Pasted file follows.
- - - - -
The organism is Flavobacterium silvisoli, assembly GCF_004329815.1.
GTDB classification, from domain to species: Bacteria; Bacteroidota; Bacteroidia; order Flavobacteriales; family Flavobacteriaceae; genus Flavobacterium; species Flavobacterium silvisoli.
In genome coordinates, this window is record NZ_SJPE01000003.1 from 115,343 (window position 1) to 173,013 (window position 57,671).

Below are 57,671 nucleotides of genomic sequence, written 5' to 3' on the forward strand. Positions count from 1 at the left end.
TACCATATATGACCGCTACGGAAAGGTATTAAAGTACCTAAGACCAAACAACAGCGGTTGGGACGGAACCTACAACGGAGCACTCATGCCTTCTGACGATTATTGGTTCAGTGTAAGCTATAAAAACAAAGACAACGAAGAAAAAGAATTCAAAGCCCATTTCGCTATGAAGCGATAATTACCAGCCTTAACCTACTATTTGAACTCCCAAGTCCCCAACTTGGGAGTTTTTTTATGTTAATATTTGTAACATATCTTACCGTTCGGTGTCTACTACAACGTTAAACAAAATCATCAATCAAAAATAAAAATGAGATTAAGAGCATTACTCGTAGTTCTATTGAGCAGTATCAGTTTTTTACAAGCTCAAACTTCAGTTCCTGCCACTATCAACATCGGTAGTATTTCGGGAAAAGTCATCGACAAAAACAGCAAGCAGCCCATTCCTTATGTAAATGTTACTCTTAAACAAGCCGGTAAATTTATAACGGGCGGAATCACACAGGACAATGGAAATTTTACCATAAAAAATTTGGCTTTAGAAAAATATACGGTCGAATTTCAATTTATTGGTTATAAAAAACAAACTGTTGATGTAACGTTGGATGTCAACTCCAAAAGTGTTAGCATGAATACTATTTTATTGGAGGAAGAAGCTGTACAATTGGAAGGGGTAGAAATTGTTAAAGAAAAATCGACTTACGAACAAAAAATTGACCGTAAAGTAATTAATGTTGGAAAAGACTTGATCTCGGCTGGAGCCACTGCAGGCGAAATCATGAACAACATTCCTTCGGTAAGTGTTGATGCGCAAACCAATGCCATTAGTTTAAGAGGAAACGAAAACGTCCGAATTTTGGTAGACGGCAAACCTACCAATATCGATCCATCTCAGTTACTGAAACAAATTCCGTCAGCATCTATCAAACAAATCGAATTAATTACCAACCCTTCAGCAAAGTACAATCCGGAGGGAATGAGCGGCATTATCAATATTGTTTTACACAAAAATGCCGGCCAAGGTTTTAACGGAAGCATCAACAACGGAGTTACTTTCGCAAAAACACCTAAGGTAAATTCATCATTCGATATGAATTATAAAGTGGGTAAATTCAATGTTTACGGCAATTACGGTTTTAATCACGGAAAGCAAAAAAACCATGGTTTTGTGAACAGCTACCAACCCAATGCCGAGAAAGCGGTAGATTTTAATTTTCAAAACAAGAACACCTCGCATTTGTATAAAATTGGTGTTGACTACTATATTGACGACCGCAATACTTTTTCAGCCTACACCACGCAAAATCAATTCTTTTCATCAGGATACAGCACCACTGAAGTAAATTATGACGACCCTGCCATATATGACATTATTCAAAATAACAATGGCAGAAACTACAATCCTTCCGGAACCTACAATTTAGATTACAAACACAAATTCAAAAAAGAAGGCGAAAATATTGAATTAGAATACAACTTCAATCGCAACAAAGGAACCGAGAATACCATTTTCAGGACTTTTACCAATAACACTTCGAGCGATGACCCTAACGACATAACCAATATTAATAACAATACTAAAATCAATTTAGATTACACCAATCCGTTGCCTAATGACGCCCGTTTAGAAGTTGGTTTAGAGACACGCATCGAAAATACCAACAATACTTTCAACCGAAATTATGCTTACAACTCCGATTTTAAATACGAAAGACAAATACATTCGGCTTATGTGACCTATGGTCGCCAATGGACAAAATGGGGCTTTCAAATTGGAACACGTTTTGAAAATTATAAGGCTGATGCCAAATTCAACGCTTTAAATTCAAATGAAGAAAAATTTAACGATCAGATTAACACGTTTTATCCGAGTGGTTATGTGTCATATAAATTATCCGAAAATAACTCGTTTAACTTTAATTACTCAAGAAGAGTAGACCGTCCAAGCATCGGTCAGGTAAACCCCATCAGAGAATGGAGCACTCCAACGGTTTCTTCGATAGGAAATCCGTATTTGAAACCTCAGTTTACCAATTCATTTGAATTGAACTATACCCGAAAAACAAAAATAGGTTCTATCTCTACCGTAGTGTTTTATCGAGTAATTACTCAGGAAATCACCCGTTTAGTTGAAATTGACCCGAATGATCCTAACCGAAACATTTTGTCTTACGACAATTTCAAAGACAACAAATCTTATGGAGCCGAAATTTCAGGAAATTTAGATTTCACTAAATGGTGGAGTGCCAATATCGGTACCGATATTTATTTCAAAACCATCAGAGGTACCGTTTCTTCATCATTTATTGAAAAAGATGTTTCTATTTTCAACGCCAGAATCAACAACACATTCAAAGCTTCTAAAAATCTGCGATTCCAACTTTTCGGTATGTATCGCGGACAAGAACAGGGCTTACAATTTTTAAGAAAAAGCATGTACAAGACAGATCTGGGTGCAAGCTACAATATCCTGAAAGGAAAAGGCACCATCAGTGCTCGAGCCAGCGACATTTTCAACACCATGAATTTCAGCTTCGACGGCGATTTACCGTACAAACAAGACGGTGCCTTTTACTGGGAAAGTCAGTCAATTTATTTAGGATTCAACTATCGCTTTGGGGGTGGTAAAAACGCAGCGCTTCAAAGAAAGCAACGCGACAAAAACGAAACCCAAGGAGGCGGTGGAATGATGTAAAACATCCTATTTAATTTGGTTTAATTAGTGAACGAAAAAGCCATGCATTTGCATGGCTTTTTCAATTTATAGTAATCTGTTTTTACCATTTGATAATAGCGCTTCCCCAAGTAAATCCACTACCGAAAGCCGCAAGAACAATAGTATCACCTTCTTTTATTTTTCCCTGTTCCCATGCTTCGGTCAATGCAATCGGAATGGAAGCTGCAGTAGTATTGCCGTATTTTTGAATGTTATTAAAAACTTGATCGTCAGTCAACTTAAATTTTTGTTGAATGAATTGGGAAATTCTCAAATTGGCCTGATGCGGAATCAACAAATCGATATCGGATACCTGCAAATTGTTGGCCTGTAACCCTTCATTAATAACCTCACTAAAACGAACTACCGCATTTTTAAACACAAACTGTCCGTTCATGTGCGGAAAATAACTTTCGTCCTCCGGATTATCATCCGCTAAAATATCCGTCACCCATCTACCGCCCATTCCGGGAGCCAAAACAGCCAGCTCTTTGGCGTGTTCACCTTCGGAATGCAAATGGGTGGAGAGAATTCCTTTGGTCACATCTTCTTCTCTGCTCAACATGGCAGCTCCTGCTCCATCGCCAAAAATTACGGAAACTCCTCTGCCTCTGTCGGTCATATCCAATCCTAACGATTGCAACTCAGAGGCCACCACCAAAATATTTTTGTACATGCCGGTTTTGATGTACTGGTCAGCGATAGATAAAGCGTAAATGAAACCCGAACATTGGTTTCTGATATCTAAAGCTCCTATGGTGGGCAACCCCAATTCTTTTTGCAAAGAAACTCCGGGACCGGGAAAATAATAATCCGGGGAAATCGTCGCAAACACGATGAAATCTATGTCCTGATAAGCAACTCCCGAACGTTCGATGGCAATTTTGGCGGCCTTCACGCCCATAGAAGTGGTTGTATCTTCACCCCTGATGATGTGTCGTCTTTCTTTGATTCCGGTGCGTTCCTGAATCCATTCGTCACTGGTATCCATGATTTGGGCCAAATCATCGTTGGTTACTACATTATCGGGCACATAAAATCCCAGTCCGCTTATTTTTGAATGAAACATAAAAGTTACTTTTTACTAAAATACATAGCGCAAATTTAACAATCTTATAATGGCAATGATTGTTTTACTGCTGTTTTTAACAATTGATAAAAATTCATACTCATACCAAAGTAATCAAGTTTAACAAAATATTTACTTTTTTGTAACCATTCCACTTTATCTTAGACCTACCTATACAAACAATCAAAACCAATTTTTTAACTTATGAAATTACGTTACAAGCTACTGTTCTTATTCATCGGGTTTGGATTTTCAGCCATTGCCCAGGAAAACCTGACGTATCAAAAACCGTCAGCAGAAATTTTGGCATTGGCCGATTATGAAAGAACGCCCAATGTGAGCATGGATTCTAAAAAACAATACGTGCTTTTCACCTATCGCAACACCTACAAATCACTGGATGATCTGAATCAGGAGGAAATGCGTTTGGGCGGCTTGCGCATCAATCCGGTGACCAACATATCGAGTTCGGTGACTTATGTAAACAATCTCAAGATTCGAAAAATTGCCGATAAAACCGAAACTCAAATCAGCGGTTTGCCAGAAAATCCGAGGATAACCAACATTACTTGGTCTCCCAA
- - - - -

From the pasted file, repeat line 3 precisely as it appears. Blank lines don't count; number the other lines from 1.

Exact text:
In genome coordinates, this window is record NZ_SJPE01000003.1 from 115,343 (window position 1) to 173,013 (window position 57,671).